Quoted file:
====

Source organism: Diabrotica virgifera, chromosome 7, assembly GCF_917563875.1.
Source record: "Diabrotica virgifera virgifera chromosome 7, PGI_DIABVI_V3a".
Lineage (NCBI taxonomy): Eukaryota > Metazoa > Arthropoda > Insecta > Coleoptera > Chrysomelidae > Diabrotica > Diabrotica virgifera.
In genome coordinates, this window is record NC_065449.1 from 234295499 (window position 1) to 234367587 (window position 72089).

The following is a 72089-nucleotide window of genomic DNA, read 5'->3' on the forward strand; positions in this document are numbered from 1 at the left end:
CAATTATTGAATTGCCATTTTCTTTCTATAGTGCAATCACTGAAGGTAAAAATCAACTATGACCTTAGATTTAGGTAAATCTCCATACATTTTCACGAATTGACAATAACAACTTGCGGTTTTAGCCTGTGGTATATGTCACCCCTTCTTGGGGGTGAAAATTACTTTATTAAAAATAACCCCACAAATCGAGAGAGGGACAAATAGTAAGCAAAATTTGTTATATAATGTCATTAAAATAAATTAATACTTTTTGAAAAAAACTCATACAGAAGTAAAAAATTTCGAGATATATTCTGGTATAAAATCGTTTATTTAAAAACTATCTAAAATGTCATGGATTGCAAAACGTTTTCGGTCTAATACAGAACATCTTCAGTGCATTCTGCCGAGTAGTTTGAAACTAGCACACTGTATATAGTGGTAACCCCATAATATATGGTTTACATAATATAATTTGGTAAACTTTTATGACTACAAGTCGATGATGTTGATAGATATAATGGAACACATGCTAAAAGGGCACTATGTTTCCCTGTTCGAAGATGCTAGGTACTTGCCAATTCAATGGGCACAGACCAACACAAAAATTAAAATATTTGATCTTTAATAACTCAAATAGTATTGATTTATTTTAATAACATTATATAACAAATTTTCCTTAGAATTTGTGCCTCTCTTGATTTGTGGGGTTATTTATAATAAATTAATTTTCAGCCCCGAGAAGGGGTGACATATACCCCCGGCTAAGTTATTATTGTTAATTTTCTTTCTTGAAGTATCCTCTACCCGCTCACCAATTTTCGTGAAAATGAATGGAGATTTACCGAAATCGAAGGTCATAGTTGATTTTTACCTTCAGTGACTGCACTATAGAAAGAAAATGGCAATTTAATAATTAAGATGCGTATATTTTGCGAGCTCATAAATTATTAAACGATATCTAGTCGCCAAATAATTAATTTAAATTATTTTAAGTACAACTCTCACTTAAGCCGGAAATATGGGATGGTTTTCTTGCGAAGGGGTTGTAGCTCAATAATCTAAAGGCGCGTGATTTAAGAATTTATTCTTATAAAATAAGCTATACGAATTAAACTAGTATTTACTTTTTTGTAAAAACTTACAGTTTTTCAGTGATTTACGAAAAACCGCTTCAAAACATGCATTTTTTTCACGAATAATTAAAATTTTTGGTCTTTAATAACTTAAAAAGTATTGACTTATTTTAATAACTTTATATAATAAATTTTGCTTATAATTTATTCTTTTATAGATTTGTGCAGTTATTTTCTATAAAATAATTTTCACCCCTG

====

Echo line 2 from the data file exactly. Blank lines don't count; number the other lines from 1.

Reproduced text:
Source record: "Diabrotica virgifera virgifera chromosome 7, PGI_DIABVI_V3a".